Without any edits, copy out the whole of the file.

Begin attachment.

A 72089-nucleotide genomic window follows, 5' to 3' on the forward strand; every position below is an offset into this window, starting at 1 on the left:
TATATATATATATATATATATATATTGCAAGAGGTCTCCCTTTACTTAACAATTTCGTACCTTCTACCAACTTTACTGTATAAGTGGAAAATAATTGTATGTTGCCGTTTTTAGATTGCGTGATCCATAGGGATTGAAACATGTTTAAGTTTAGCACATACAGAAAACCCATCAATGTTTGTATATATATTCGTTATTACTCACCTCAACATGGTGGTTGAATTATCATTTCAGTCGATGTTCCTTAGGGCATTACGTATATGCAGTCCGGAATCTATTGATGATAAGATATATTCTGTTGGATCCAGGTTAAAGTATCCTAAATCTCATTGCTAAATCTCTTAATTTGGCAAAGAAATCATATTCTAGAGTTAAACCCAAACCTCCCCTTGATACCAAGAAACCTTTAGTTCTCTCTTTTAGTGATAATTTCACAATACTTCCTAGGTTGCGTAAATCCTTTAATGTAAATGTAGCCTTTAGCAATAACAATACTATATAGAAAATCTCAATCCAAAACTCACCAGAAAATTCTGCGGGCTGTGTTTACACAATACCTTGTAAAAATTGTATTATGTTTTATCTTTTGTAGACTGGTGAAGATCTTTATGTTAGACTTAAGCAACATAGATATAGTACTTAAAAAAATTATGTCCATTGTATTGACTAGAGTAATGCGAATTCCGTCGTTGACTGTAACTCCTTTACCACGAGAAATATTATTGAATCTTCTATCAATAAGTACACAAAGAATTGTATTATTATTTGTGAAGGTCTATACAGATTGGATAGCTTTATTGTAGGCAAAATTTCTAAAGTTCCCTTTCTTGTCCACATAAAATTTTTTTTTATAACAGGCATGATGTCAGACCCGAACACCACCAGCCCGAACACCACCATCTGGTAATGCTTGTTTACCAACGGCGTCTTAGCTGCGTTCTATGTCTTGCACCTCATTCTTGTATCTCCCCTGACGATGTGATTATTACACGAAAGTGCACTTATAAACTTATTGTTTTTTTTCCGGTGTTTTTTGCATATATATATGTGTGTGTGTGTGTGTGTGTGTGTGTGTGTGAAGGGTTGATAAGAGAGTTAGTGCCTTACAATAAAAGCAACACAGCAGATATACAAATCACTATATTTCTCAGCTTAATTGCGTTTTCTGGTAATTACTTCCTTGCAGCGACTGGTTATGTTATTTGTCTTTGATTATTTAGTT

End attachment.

A 72089-nucleotide genomic window follows, 5' to 3' on the forward strand; every position below is an offset into this window, starting at 1 on the left:
TATATATATATATATATATATATATTGCAAGAGGTCTCCCTTTACTTAACAATTTCGTACCTTCTACCAACTTTACTGTATAAGTGGAAAATAATTGTATGTTGCCGTTTTTAGATTGCGTGATCCATAGGGATTGAAACATGTTTAAGTTTAGCACATACAGAAAACCCATCAATGTTTGTATATATATTCGTTATTACTCACCTCAACATGGTGGTTGAATTATCATTTCAGTCGATGTTCCTTAGGGCATTACGTATATGCAGTCCGGAATCTATTGATGATAAGATATATTCTGTTGGATCCAGGTTAAAGTATCCTAAATCTCATTGCTAAATCTCTTAATTTGGCAAAGAAATCATATTCTAGAGTTAAACCCAAACCTCCCCTTGATACCAAGAAACCTTTAGTTCTCTCTTTTAGTGATAATTTCACAATACTTCCTAGGTTGCGTAAATCCTTTAATGTAAATGTAGCCTTTAGCAATAACAATACTATATAGAAAATCTCAATCCAAAACTCACCAGAAAATTCTGCGGGCTGTGTTTACACAATACCTTGTAAAAATTGTATTATGTTTTATCTTTTGTAGACTGGTGAAGATCTTTATGTTAGACTTAAGCAACATAGATATAGTACTTAAAAAAATTATGTCCATTGTATTGACTAGAGTAATGCGAATTCCGTCGTTGACTGTAACTCCTTTACCACGAGAAATATTATTGAATCTTCTATCAATAAGTACACAAAGAATTGTATTATTATTTGTGAAGGTCTATACAGATTGGATAGCTTTATTGTAGGCAAAATTTCTAAAGTTCCCTTTCTTGTCCACATAAAATTTTTTTTTATAACAGGCATGATGTCAGACCCGAACACCACCAGCCCGAACACCACCATCTGGTAATGCTTGTTTACCAACGGCGTCTTAGCTGCGTTCTATGTCTTGCACCTCATTCTTGTATCTCCCCTGACGATGTGATTATTACACGAAAGTGCACTTATAAACTTATTGTTTTTTTTCCGGTGTTTTTTGCATATATATATGTGTGTGTGTGTGTGTGTGTGTGTGTGTGTGAAGGGTTGATAAGAGAGTTAGTGCCTTACAATAAAAGCAACACAGCAGATATACAAATCACTATATTTCTCAGCTTAATTGCGTTTTCTGGTAATTACTTCCTTGCAGCGACTGGTTATGTTATTTGTCTTTGATTATTTAGTT